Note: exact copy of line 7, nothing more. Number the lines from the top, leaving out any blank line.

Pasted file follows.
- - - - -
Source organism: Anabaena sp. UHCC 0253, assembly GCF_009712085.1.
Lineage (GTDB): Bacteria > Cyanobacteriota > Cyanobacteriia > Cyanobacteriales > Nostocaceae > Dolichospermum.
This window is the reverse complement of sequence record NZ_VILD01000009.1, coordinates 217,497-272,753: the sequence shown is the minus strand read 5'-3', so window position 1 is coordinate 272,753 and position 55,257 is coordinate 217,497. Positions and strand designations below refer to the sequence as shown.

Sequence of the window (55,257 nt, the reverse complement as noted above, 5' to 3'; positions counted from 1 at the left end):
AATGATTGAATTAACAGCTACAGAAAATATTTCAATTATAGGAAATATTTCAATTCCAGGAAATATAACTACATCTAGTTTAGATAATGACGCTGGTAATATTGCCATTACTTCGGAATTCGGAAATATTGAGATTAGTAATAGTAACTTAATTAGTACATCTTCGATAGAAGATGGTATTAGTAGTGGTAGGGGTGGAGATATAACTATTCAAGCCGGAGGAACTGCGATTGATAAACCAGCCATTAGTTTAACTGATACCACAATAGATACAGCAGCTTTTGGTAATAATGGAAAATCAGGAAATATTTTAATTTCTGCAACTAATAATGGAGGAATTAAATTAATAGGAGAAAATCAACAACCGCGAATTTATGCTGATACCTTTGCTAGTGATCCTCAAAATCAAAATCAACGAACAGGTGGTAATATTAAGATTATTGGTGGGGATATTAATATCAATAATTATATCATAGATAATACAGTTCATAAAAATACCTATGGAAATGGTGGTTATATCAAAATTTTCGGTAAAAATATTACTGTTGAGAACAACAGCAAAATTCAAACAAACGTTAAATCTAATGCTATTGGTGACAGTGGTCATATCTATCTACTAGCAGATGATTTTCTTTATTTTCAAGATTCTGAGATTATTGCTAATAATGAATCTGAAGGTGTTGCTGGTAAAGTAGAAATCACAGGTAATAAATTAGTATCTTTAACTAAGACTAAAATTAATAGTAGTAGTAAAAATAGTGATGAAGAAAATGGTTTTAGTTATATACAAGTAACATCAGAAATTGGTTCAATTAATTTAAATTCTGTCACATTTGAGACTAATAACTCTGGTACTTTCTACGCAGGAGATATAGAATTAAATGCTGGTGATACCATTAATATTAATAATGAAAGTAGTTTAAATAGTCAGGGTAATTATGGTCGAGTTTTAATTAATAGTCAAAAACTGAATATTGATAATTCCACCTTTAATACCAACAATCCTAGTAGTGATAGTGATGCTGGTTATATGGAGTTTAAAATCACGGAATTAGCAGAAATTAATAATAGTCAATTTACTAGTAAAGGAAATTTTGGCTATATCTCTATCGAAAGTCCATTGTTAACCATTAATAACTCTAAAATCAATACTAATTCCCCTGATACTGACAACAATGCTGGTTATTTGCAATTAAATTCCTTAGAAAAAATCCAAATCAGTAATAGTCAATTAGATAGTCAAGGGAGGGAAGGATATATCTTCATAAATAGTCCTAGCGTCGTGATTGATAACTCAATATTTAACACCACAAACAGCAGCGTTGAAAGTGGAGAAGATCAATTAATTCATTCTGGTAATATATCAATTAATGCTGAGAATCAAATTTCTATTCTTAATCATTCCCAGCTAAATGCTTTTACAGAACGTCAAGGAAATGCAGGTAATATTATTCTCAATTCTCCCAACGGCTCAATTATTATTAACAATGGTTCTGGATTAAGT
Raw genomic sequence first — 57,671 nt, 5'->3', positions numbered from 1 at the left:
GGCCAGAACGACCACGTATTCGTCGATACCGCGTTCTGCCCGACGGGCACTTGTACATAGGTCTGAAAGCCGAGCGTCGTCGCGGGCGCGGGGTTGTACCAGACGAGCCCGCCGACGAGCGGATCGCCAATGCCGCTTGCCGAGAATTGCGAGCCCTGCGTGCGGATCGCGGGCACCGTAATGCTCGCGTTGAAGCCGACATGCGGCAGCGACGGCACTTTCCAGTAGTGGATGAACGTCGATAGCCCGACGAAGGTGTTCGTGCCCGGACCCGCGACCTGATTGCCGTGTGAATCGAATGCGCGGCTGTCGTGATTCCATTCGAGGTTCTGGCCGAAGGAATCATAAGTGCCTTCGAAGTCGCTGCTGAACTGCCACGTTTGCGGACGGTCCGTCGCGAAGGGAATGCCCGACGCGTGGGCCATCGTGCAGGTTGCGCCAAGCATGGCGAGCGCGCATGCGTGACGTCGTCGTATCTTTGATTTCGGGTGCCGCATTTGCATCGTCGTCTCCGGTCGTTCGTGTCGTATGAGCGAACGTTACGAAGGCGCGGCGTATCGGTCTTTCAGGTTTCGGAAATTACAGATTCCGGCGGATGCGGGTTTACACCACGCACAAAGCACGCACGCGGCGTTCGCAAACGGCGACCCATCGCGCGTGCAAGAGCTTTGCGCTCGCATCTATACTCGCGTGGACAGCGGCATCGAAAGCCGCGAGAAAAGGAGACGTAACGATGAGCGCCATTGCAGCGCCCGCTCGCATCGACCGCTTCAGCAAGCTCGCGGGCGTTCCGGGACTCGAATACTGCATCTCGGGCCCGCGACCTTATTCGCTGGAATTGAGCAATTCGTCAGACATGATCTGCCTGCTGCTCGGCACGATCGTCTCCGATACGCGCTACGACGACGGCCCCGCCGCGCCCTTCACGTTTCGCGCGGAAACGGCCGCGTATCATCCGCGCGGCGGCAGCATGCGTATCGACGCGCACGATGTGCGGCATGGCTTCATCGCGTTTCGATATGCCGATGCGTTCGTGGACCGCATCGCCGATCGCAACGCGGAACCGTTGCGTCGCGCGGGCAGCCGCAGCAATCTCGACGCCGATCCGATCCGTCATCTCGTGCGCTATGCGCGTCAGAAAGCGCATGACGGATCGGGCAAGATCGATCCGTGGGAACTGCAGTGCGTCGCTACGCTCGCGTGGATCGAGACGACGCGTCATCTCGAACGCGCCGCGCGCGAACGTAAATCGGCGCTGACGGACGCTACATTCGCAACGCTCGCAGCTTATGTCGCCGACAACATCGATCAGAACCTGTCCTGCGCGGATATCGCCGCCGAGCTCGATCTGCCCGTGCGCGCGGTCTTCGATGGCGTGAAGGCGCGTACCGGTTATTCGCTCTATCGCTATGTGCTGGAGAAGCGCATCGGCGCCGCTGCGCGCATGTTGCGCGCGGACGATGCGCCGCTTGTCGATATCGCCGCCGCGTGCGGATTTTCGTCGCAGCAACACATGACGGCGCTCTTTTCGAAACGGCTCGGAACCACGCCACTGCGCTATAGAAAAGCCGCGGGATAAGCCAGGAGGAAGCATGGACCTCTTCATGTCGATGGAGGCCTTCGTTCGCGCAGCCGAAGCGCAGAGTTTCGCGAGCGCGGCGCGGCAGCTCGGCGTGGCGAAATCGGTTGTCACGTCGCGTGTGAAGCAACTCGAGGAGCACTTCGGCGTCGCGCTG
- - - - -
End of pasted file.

GGCCAGAACGACCACGTATTCGTCGATACCGCGTTCTGCCCGACGGGCACTTGTACATAGGTCTGAAAGCCGAGCGTCGTCGCGGGCGCGGGGTTGTACCAGACGAGCCCGCCGACGAGCGGATCGCCAATGCCGCTTGCCGAGAATTGCGAGCCCTGCGTGCGGATCGCGGGCACCGTAATGCTCGCGTTGAAGCCGACATGCGGCAGCGACGGCACTTTCCAGTAGTGGATGAACGTCGATAGCCCGACGAAGGTGTTCGTGCCCGGACCCGCGACCTGATTGCCGTGTGAATCGAATGCGCGGCTGTCGTGATTCCATTCGAGGTTCTGGCCGAAGGAATCATAAGTGCCTTCGAAGTCGCTGCTGAACTGCCACGTTTGCGGACGGTCCGTCGCGAAGGGAATGCCCGACGCGTGGGCCATCGTGCAGGTTGCGCCAAGCATGGCGAGCGCGCATGCGTGACGTCGTCGTATCTTTGATTTCGGGTGCCGCATTTGCATCGTCGTCTCCGGTCGTTCGTGTCGTATGAGCGAACGTTACGAAGGCGCGGCGTATCGGTCTTTCAGGTTTCGGAAATTACAGATTCCGGCGGATGCGGGTTTACACCACGCACAAAGCACGCACGCGGCGTTCGCAAACGGCGACCCATCGCGCGTGCAAGAGCTTTGCGCTCGCATCTATACTCGCGTGGACAGCGGCATCGAAAGCCGCGAGAAAAGGAGACGTAACGATGAGCGCCATTGCAGCGCCCGCTCGCATCGACCGCTTCAGCAAGCTCGCGGGCGTTCCGGGACTCGAATACTGCATCTCGGGCCCGCGACCTTATTCGCTGGAATTGAGCAATTCGTCAGACATGATCTGCCTGCTGCTCGGCACGATCGTCTCCGATACGCGCTACGACGACGGCCCCGCCGCGCCCTTCACGTTTCGCGCGGAAACGGCCGCGTATCATCCGCGCGGCGGCAGCATGCGTATCGACGCGCACGATGTGCGGCATGGCTTCATCGCGTTTCGATATGCCGATGCGTTCGTGGACCGCATCGCCGATCGCAACGCGGAACCGTTGCGTCGCGCGGGCAGCCGCAGCAATCTCGACGCCGATCCGATCCGTCATCTCGTGCGCTATGCGCGTCAGAAAGCGCATGACGGATCGGGCAAGATCGATCCGTGGGAACTGCAGTGCGTCGCTACGCTCGCGTGGATCGAGACGACGCGTCATCTCGAACGCGCCGCGCGCGAACGTAAATCGGCGCTGACGGACGCTACATTCGCAACGCTCGCAGCTTATGTCGCCGACAACATCGATCAGAACCTGTCCTGCGCGGATATCGCCGCCGAGCTCGATCTGCCCGTGCGCGCGGTCTTCGATGGCGTGAAGGCGCGTACCGGTTATTCGCTCTATCGCTATGTGCTGGAGAAGCGCATCGGCGCCGCTGCGCGCATGTTGCGCGCGGACGATGCGCCGCTTGTCGATATCGCCGCCGCGTGCGGATTTTCGTCGCAGCAACACATGACGGCGCTCTTTTCGAAACGGCTCGGAACCACGCCACTGCGCTATAGAAAAGCCGCGGGATAAGCCAGGAGGAAGCATGGACCTCTTCATGTCGATGGAGGCCTTCGTTCGCGCAGCCGAAGCGCAGAGTTTCGCGAGCGCGGCGCGGCAGCTCGGCGTGGCGAAATCGGTTGTCACGTCGCGTGTGAAGCAACTCGAGGAGCACTTCGGCGTCGCGCTG